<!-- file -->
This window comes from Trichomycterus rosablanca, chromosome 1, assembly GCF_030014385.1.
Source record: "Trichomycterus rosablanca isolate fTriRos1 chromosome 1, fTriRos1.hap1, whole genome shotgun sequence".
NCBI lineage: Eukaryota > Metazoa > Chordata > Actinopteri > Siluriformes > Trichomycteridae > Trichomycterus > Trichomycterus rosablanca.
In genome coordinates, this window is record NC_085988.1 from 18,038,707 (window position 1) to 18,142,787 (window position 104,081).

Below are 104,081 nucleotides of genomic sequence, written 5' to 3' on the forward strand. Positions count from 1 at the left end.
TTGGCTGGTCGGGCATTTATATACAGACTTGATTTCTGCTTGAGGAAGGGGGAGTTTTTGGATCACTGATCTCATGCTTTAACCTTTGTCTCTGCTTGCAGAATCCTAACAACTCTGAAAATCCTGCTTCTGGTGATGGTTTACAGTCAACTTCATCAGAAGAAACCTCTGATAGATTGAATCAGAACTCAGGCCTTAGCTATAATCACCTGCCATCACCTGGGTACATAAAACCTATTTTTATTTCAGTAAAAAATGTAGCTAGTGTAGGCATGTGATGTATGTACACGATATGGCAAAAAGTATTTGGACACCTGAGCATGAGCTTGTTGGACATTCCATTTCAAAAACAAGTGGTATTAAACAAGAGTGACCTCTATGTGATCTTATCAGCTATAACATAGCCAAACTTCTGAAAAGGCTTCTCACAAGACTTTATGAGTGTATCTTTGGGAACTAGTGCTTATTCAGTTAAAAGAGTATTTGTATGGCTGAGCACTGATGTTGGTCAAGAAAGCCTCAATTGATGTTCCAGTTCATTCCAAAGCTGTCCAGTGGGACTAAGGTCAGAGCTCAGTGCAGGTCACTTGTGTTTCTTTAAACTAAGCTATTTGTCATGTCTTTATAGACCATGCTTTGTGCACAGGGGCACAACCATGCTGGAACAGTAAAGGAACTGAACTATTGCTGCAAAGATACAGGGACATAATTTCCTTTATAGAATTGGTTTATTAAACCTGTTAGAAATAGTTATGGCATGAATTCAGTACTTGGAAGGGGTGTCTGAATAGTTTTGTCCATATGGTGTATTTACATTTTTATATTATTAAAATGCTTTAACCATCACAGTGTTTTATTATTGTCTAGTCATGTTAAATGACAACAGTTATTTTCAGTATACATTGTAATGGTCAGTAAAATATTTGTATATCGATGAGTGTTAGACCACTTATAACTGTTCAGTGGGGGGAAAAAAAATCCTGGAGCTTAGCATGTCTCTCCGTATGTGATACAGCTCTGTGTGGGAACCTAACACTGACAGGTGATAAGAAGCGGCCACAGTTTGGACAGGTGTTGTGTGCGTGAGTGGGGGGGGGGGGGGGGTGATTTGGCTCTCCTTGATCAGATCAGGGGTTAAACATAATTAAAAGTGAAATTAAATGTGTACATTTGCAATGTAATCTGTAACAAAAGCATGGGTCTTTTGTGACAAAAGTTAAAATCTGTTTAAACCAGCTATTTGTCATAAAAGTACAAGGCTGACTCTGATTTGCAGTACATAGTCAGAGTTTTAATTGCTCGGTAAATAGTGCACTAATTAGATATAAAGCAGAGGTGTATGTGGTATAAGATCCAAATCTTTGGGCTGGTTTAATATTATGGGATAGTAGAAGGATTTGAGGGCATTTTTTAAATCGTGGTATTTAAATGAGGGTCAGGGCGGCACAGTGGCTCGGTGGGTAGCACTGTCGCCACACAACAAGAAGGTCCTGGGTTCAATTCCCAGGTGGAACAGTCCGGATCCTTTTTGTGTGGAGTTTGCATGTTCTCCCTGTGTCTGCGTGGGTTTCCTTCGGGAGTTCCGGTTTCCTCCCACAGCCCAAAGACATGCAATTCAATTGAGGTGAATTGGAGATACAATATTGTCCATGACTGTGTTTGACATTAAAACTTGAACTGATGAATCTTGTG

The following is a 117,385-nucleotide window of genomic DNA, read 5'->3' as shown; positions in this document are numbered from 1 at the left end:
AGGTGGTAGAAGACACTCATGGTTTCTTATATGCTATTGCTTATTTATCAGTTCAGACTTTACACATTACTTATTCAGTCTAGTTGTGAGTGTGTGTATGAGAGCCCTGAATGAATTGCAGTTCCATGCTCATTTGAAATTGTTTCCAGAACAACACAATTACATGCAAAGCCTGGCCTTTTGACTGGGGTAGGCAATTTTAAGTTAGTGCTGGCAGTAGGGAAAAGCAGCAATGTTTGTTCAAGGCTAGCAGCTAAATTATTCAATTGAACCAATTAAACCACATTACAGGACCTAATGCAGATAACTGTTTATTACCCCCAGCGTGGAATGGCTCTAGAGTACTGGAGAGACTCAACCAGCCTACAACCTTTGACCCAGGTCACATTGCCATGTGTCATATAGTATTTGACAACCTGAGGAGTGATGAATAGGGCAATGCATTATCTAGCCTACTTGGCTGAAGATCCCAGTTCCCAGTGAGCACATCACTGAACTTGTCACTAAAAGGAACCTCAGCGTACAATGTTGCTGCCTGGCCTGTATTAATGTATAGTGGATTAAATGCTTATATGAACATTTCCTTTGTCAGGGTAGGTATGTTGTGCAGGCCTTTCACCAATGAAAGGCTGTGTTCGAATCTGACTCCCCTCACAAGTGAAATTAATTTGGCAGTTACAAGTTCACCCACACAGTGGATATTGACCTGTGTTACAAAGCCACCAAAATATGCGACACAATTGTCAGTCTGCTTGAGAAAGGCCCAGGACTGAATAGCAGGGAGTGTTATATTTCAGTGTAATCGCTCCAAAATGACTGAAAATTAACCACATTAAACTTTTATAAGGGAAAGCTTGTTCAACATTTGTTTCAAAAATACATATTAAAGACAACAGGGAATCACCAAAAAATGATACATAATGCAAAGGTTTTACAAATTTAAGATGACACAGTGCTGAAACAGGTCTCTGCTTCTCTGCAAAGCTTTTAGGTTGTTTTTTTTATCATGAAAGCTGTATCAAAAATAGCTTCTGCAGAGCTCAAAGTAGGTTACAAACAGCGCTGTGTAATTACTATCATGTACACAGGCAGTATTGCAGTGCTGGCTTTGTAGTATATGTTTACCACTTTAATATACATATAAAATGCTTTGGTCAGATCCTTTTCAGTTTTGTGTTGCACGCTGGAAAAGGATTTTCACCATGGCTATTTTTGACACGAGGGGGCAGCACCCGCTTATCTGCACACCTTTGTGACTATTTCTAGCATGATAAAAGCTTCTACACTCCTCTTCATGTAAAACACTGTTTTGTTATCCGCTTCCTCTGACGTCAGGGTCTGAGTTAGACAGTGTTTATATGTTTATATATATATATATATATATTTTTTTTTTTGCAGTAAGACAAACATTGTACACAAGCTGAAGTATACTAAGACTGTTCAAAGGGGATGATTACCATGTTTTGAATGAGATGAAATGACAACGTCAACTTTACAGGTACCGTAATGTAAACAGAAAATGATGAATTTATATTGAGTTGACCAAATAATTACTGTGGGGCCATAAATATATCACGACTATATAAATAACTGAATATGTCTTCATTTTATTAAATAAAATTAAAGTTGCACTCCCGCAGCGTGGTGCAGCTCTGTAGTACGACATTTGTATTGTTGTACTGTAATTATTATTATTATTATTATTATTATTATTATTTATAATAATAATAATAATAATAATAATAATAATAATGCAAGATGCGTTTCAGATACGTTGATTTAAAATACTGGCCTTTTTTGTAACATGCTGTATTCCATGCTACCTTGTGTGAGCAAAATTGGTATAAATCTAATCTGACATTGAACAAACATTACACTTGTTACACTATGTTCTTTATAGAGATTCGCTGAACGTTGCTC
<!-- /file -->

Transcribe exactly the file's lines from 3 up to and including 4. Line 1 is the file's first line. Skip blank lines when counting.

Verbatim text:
NCBI lineage: Eukaryota > Metazoa > Chordata > Actinopteri > Siluriformes > Trichomycteridae > Trichomycterus > Trichomycterus rosablanca.
In genome coordinates, this window is record NC_085988.1 from 18,038,707 (window position 1) to 18,142,787 (window position 104,081).